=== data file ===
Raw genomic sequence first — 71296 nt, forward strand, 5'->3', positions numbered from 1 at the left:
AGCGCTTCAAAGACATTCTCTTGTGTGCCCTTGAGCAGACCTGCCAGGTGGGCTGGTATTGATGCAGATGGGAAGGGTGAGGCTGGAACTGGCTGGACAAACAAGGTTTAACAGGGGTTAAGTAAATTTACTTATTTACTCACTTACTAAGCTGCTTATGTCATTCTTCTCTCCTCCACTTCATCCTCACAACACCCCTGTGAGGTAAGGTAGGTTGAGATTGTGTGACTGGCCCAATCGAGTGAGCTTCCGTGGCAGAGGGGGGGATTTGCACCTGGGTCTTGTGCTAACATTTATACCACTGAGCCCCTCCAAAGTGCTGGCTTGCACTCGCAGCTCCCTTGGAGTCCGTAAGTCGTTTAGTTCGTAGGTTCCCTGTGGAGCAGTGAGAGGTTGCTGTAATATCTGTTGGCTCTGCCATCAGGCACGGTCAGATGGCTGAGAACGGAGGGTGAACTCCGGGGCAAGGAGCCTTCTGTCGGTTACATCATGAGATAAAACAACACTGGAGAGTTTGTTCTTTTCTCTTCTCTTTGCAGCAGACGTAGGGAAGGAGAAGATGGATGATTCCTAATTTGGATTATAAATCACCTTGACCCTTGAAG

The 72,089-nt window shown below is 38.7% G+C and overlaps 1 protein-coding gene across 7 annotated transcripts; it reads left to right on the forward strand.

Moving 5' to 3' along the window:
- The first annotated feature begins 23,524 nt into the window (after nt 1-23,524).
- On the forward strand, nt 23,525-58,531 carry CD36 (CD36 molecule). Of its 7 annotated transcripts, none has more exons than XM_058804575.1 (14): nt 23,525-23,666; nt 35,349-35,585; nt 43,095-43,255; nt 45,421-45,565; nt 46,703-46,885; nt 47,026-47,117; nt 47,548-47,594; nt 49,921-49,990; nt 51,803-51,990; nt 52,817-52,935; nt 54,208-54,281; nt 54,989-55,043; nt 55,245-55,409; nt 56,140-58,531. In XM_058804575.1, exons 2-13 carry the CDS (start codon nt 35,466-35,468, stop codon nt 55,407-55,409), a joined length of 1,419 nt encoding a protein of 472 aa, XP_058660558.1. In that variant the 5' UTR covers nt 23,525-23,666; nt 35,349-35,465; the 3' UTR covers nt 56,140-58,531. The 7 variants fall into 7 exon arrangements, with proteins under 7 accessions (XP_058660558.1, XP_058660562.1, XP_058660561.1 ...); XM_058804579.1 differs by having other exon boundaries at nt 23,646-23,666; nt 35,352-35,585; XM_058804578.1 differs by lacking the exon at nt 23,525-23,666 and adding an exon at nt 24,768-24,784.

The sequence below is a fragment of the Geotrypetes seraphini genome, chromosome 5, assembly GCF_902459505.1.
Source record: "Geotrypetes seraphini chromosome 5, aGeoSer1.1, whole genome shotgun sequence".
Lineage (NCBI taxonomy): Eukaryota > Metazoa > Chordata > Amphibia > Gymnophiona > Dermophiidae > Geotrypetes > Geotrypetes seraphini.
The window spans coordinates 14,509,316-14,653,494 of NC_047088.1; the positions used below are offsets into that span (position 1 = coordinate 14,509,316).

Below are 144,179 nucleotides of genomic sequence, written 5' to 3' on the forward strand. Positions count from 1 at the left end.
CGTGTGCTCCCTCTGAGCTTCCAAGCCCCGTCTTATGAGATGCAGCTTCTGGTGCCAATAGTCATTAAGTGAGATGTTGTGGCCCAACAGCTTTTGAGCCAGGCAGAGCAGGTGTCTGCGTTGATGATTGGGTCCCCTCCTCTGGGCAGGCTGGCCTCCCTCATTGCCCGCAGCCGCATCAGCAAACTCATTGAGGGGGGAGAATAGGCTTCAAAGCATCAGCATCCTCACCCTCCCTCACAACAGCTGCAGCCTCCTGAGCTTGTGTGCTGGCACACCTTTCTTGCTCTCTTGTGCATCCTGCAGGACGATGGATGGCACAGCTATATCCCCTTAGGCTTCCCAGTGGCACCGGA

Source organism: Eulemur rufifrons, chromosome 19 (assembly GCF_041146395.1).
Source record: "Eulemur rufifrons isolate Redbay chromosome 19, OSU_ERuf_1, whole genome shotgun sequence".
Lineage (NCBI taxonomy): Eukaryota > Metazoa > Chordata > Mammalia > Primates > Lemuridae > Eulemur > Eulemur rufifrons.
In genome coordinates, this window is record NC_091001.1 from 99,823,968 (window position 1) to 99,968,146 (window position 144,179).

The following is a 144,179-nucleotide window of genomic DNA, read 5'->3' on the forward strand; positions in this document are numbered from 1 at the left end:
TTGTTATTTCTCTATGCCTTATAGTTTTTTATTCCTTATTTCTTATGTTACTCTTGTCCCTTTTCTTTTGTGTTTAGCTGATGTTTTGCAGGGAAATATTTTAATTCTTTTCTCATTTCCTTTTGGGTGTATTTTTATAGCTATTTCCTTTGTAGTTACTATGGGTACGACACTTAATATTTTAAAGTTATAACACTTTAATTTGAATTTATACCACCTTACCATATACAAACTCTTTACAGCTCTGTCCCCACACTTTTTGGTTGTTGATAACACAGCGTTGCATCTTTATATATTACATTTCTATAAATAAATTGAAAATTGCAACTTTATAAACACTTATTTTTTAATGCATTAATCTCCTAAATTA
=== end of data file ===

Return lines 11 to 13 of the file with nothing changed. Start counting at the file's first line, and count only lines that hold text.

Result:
Below are 144,179 nucleotides of genomic sequence, written 5' to 3' on the forward strand. Positions count from 1 at the left end.
CGTGTGCTCCCTCTGAGCTTCCAAGCCCCGTCTTATGAGATGCAGCTTCTGGTGCCAATAGTCATTAAGTGAGATGTTGTGGCCCAACAGCTTTTGAGCCAGGCAGAGCAGGTGTCTGCGTTGATGATTGGGTCCCCTCCTCTGGGCAGGCTGGCCTCCCTCATTGCCCGCAGCCGCATCAGCAAACTCATTGAGGGGGGAGAATAGGCTTCAAAGCATCAGCATCCTCACCCTCCCTCACAACAGCTGCAGCCTCCTGAGCTTGTGTGCTGGCACACCTTTCTTGCTCTCTTGTGCATCCTGCAGGACGATGGATGGCACAGCTATATCCCCTTAGGCTTCCCAGTGGCACCGGA

Source organism: Eulemur rufifrons, chromosome 19 (assembly GCF_041146395.1).